Gunpowder Milkshake Continues Lena Headey’s Career of Badass Mothers

From Game of Thrones to The Sarah Connor Chronicles, and now Gunpowder Milkshake, Lena Headey is the ultimate morally complicated action mom.

Photo: Netflix

This article contains some spoilers for Gunpowder Milkshake. You can read our spoiler-free review here.

As with all Lena Headey projects, Gunpowder Milkshake gets even better when the actress shows back up. Headey’s assassin single mom Scarlet features in the Netflix’s film opening flashback, which sees Scarlet meeting her teen daughter (played by The Witcher‘s Freya Allan in flashback, and Karen Gillan for the bulk of the film) for a milkshake before escaping into the night for the next 15 years. She claims she did this for her daughter’s “own protection.”

We don’t see Headey’s Scarlet again for a bit, as we follow the all-grown-up Sam on the night her career as a professional killer takes a turn for the complicated. When we do catch back up with Scarlet, Headey has a big job to do. It’s not easy to sell the viewer, who is aligned with Sam, on this parent who left her daughter in a diner without explanation. But this isn’t Headey’s first time playing a thorny parental figure. From The Sarah Connor Chronicles to Game of Thrones, the British actress has stretched her sizable acting muscles to add complexity and nuance to multiple morally complicated mom characters.

“It’s not intentional,” says Headey when asked if she seeks out these action mom roles. “I just think these women happen to be moms … Obviously, this was really a fun one, and I had Scarlet in my mind as a slightly repressed, emotionally Mary Poppins-like character with a love of violence. That’s her emotional outlet, more than anything else.”

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Headey’s success in playing characters like Scarlet no doubt comes at least partially from her understanding of the character. In Gunpowder Milkshake, she sees Scarlet’s motivations in leaving her teen daughter as layered, noting, “She abandoned Sam thinking she did the right thing but also selfishly too. And so when she comes back into Sam’s life, there’s a sort of shame to all of it.”

Unlike a character like Sarah Connor, who is American, or Cersei Lannister, who hails from the Seven Kingdoms, Scarlet is what Headey describes as “very British, in that she couldn’t quite express herself.” Instead Scarlet uses the movie’s language of violence to express her emotions, including perhaps her affection for Sam. In a climactic scene shown in the trailer, Scarlet blazes into the scene in a slow-motion jump of fury, guns firing. It’s the most emotive Scarlet gets in the film and she does it in service of her daughter.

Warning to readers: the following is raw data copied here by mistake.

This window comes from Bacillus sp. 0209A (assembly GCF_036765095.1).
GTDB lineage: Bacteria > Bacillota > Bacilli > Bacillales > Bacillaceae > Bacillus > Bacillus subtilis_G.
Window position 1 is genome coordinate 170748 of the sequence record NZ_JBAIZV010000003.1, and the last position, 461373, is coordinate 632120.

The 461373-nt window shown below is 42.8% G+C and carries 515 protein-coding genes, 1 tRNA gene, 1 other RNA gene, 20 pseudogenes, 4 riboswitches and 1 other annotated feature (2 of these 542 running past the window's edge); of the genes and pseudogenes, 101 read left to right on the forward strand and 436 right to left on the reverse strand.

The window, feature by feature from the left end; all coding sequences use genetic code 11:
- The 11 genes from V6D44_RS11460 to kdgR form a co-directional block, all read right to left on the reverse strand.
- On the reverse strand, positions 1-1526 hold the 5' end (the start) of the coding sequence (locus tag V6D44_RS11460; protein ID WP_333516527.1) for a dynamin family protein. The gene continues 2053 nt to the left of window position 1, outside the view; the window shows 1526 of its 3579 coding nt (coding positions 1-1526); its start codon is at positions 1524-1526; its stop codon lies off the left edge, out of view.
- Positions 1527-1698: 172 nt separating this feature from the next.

“I think you always imagine it being cooler than it is,” says Headey of what it was actually like to film the action hero shot like the entrance above. “I’m always up for trying every stunt that they will let me do.” Headey explained the process: First, stunt double Jade-Eleena Dregorious would do it a few times, making it look easy. Then, Headey would give it a try. “I did that thing as an actor when you’re like, ‘I can do that.’ And then I got up there and it was not easy and [Jade] made it beautiful. I looked like a sort of dead frog for the first try. I was just like, ‘How do you even make that look cool?’ So it took a few goes to figure out my balance and coordination… and also editing.”

In addition to other Hollywood greats like Angela Bassett, Paul Giamatti, and Carla Gugino, Headey has action movie professional Michelle Yeoh as a Gunpowder Milkshake co-star. Headey claims she “totally fangirled” when Yeoh showed up on set.

“I really was a total nerd,” says Headey. “And they showed her the choreography for the final diner scene. They just put a gun in her hand, and she picks it up in four seconds, and it was so balletic and brilliant. We were all kind of like: the queen has arrived.”

You can check out Headey’s action movie hero entrance and Yeoh’s balletic diner dance in Gunpowder Milkshake, which is now on Netflix in the U.S., Canada, and Nordic countries, and in theaters internationally.

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